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Home :: Archive :: 1996 :: March ::
Re: The Future; Size of Elizabethans
Shakespeare Electronic Conference, Vol. 7, No. 0226.  Sunday, 17 March 1996.

(1)     From:   Harry Hill <
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        Date:   Saturday, 16 Mar 1996 16:54:37 +0000 (HELP)
        Subj:   Shakespeare, the Future, & Semantics

(2)     From:   Ann Chance <
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        Date:   Sunday, 17 Mar 1996 22:33:07 +0800 (WST)
        Subj:   Re: SHK 7.0216 Re: Physical Size of Elizabethans


(1)----------------------------------------------------------------------------
From:           Harry Hill <
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Date:           Saturday, 16 Mar 1996 16:54:37 +0000 (HELP)
Subject:        Shakespeare, the Future, & Semantics

Paul Hawkins was teaching Hamlet I.i this week and was astonished to find that
a goodly number of his Shakspeare students at Marianopolis College in Montreal
did not know what "mourning" was, then doubly surprised when some more admitted
they had never seen or used the word "dew".

I think we may revert when teaching *anything* to the old "learn these twenty
words today and twenty more tomorrow" of our high schools.

Accessibility has often been a problem with Shakespeare, but I think this most
recent innocence is a signal to us to teach less thematically and politically
and more semantically and linguistically. These plays are almost nothing at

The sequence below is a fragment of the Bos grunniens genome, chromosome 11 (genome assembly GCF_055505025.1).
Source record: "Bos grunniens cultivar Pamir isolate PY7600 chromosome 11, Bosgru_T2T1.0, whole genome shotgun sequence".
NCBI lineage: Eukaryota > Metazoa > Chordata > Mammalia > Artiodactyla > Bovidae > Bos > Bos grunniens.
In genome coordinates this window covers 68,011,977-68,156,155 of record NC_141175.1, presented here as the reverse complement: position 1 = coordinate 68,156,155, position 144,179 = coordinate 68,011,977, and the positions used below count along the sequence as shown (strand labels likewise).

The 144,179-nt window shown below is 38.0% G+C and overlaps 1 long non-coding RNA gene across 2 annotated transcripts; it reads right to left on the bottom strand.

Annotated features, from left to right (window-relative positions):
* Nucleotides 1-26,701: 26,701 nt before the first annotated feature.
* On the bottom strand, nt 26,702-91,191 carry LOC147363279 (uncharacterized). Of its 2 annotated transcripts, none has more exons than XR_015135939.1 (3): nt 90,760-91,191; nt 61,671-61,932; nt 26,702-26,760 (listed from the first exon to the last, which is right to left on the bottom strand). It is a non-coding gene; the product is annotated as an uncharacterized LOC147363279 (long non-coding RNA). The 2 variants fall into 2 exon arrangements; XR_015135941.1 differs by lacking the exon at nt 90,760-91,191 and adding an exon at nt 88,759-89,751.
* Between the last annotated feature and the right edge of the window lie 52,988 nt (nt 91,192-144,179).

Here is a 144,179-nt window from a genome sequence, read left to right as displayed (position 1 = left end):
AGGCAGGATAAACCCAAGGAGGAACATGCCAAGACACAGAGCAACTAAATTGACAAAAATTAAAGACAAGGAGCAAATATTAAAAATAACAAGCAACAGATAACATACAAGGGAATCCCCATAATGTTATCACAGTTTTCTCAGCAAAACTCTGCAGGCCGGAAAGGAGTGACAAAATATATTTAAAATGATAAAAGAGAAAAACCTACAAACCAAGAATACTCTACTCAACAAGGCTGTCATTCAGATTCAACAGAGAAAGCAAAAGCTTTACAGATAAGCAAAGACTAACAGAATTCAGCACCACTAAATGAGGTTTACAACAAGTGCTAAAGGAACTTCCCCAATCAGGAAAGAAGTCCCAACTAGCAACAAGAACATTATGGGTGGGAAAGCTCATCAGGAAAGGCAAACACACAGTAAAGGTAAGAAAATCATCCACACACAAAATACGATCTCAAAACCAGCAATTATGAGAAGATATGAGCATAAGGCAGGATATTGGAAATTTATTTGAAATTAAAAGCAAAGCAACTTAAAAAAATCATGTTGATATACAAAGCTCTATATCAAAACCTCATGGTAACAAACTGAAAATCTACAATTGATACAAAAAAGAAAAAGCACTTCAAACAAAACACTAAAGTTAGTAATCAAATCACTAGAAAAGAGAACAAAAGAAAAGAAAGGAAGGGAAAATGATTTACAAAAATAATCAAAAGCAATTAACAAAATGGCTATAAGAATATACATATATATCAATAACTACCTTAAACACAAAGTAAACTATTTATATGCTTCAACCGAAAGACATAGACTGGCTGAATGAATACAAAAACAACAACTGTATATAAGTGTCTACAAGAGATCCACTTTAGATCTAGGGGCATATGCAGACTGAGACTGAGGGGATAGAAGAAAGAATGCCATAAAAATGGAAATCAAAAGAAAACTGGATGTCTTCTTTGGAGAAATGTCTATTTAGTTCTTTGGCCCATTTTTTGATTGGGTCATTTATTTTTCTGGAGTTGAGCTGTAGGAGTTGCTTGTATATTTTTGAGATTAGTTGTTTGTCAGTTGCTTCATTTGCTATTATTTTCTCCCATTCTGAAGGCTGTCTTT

all, without their words and the rich ambiguities and resonances wihin them.

Harry Hill
Montreal

(2)----------------------------------------------------------------------------
From:           Ann Chance <
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Date:           Sunday, 17 Mar 1996 22:33:07 +0800 (WST)
Subject: 7.0216 Re: Physical Size of Elizabethans
Comment:        Re: SHK 7.0216 Re: Physical Size of Elizabethans

As I understand it, physical stature is quite significantly influenced by the
(net rather than proportional) amount of animal proteins in the diet during
childhood. I'd therefore expect average stature to have generally increased
with wealth/social status, and would be interested to know of any evidence,
literary or otherwise, that this was so. (Offhand, I don't remember any such
thing, myself, apart from the still prevalent general association in fictional
representation of physical stature with *individual* - and particularly male -
social, moral, and spiritual stature.) However, I'd imagine that an even
slightly visible positive correlation between stature and social stratum would
have been made much of, especially in reinforcing notions of hereditary
superiority and inferiority (nobility of 'blood', 'breeding', etc).

Ann Chance
The Univerity of Western Australia

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